5. Rarely does a book manage to break down the habits and expectations that a reader builds up in a lifetime of reading.Novels conform to schemas: there are quests, there are obstacles to be overcome, there are the universal standbys of love, hate, sex and murder: death must come violently and suddenly in order to grip the reader and to disentangle her from the nasty feeling that it might be her destiny too one day. Of course these are broad and possibly unfair generalisations, but you get the poin [...]

    6. Fascinating, disturbing, strange, compelling. To actually write about Remainder would, I fear, spoil the book for anyone who hasn't read it. Even to list the variety of questions swarming around in my head seems like it could ruin it. So, I won't. I'll just say that this book is unlike anything else I've read and I loved it. I suspect this is going to haunt me for a while. Which is cool.

    7. ingiltere'nin büyük yayıncılarının defalarca reddettiği bir romanmış kalan. küçük bir yayınevi tarafından basılmış, kitapçılara bile dağıtılmamış, derken bir tanıtım yazısıyla eleştirmenlerin dikkatini çekmiş, sonra ödüller almış, yazarına şöhret kazandırmış, on dört dile çevrilmişbu tür başarı hikayelerine sahip romanlar genellikle biçim özellikleriyle ya da diliyle genel kabulden ayrılan romanlar oluyor. ancak kalan, son derece sade/basit bir d [...]

    8. Finally, I finished reading Remainder by Tom McCarthy. I have been reading this 300-something page book, which I purchased based on a recommendation from McSweeney’s, for weeks. Today, I willed myself to finish it.My professors at the University of Maryland, Merrill Feitell and Maud Casey, constantly discuss the importance of the first fifty pages of a book. They believe that these introductory pages can make or break a novel.When Victor LaValle spoke to our workshop, he recalled what it had b [...]

    9. Novela extraña donde las haya, pero también de las que perduran en la memoria tiempo después de su lectura. Mediante una prosa sencilla, Tom McCarthy aborda temas trascendentales como la imperfección de la realidad o la búsqueda de lo auténtico.La historia tiene como protagonista a un londinense que nos irá narrando lo que le sucedió. Acaba de recuperarse de un accidente; algo le cayó del cielo provocándole unas lesiones que le dejaron temporalmente en coma, y borrándole parte de su m [...]

    10. I had to give this book four stars although I can not recommend it. It really drew me in. I couldn't put it down but then as I went on, it became more and more disturbing until it got just outright creepy. This book is so intricate and well-written. I think it will stay with me for a long time, but I don't really want it to. I was SO creeped out by the end of it, I actually felt anxious for several days after finishing it. It affected the way I looked at things around me, the details that you wo [...]

    11. Me and a friend each received promo copies of this far as I understand, it's À rebours meets Groundhog Dayor a man relives aesthetic minutae, or aesthetic minutae becomes his life. Or is that "I and a friend"?Me () received (a) promoI () received (a) promoI and a friend received promo copies of this far as I understand, it's À rebours meets Groundhog Dayor a man relives aesthetic minutae, or aesthetic minutae becomes his life. I received a promo copy of this. A friend did, too. It's À rebours [...]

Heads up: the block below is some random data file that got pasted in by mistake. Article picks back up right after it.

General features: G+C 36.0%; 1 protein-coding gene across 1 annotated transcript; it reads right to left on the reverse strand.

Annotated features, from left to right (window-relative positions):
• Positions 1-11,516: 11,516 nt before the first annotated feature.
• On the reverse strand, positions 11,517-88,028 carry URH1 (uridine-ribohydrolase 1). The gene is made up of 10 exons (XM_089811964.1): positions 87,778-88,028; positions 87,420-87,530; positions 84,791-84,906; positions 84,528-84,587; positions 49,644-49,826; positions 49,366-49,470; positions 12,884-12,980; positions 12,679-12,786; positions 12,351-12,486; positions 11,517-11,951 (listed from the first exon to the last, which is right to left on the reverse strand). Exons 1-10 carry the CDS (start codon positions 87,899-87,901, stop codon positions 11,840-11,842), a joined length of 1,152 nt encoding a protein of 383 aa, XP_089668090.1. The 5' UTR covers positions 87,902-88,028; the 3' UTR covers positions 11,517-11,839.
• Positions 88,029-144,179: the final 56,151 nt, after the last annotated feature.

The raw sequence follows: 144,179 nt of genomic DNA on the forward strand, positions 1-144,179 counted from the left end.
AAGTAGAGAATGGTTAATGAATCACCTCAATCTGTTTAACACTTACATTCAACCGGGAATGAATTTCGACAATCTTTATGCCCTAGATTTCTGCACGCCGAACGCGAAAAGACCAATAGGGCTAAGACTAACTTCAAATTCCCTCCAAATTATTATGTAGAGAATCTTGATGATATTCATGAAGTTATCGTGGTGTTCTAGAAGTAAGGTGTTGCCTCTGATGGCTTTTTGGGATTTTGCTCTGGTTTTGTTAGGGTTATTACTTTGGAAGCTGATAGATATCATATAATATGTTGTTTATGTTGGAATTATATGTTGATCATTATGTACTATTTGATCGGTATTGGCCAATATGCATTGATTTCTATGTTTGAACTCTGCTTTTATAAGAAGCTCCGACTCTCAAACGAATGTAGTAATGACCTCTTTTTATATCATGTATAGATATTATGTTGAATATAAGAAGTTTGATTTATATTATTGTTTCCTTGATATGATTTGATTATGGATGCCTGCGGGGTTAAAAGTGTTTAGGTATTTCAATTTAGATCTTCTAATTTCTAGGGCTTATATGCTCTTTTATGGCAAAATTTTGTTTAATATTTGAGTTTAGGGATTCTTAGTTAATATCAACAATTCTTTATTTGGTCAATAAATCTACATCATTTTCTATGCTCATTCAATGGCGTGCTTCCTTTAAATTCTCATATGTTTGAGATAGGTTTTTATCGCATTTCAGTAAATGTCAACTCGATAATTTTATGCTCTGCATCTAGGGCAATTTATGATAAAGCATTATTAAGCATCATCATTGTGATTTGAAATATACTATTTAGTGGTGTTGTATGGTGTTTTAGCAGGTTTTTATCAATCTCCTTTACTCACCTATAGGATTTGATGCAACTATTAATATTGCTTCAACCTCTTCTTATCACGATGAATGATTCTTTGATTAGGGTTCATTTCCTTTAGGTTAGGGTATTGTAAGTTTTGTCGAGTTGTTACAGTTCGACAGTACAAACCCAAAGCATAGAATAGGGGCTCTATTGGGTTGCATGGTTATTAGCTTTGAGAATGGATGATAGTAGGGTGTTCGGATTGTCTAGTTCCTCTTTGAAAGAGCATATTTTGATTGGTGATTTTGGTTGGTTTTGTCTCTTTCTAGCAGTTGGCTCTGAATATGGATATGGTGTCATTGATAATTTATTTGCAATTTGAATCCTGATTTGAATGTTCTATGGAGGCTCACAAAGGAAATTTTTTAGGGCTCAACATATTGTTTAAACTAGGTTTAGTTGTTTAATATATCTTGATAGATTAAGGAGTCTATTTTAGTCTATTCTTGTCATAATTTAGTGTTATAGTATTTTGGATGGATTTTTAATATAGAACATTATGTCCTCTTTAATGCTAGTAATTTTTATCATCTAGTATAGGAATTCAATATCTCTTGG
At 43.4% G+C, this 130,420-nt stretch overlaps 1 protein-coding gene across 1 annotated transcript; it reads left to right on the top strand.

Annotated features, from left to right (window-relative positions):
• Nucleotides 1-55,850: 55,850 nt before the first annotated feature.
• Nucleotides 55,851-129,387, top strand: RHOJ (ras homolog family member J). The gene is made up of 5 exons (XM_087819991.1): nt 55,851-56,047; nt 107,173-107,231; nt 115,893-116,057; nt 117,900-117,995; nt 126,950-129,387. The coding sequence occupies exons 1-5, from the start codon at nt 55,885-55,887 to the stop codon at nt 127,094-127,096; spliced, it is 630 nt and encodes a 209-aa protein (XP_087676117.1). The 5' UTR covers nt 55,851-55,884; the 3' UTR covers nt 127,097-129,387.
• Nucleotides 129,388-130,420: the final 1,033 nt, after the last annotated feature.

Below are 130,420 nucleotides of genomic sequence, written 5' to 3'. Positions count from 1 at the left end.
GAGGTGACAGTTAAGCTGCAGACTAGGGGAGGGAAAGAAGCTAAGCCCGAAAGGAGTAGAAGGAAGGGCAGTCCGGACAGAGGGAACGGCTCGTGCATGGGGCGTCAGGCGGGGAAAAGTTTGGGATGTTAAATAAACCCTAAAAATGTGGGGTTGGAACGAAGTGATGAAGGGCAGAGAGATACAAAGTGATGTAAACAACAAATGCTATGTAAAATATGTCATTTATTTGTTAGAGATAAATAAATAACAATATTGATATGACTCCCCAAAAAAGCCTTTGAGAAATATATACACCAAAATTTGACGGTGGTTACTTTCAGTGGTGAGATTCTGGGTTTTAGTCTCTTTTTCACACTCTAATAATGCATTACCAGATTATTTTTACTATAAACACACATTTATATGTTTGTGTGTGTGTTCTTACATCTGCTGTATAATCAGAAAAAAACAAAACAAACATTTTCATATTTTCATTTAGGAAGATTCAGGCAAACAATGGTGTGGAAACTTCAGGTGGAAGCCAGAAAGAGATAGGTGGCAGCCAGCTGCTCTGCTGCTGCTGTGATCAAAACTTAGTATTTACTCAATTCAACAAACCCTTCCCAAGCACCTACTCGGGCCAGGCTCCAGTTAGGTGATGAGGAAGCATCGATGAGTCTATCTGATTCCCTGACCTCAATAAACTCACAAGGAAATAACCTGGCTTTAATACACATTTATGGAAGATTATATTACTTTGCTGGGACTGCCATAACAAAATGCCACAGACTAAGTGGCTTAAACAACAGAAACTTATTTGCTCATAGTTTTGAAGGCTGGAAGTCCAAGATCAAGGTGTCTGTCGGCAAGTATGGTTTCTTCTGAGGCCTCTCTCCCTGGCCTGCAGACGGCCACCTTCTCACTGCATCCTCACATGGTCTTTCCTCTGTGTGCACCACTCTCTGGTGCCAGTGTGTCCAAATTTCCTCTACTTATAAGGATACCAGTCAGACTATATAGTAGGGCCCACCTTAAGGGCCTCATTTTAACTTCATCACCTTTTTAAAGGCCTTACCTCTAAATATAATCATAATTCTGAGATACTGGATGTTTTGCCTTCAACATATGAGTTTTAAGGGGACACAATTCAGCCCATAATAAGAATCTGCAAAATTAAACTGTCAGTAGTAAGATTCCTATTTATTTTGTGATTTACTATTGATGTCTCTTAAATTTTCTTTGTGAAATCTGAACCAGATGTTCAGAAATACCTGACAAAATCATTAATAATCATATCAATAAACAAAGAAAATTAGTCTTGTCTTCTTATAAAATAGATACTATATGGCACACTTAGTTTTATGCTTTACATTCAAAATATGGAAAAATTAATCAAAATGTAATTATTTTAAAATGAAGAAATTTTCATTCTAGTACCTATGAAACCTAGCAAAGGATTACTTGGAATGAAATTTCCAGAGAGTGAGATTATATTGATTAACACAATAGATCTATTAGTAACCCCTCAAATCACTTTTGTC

12. Flawless. A taut, tidy, disturbing little piece of fiction, and one that certainly won't be for everyone. A novel that should have been stifling and airless somehow manages to feel aerated and cautiously expansive, like an inflating balloon on the verge of bursting. This isn't the sort of book for readers in the mood for something filled with likable characters or lyrical emoting. I love those books, but Remainder is not one of them--it isn't for the heart, it's for the head. It is a thought exp [...]

    13. I *loved* this book, but probably because it has exactly the ingredients I like: "unreliable" narrator, sharp writing, and a page-turning plot -- so hard to find all of these in one book!I thought the premise was moderately interesting, but it's not what captured me. Rather, it was the way the book spun out and the narrator unraveled that fascinated me. And Tom McCarthy is just smart and witty, and his prose is razor-sharp. Reading the other reviews on this site of this book, I was genuinely sur [...]

    14. My girlfriend read this book and hated it. So there are two reasons not to bother:1) I usually agree with her about this stuff, so why waste the time?2) If I read it and love it, she'll just look at me with contempt and shake her head.Sorry, Tom McCarthy. If it makes you feel any better, I decided to probably not read C all on my own. It just seems annoying is all.

    15. "The Remainder" won the Believer book award, and I thought that gave it a good shot towards being something I would like. Boy, I was wrong. This book is awful. It starts out okay, but then it just devolves into the most painful exercise in futility - which may be the point, but God, this book made me mad.The unnamed narrator has come into a huge sum of money by being hit by a flying object. He barely remembers the accident but now he has an ungodly amount of money and nothing to do with it. He a [...]

    16. Tom McCarthy’s Remainder is a stunner, a breathless plunge into one man’s obsession. For anyone who thought existentialism as a genre of fiction tapped out about the middle of last century is in for a treat. This is a very modern take and a story that invites a wonderful bounty of interpretation and handily ducks each of them. A critique of a society where we are increasingly at the mercy of the whims of the rich, on our need for authenticity, locating meaning in the events our urban surroun [...]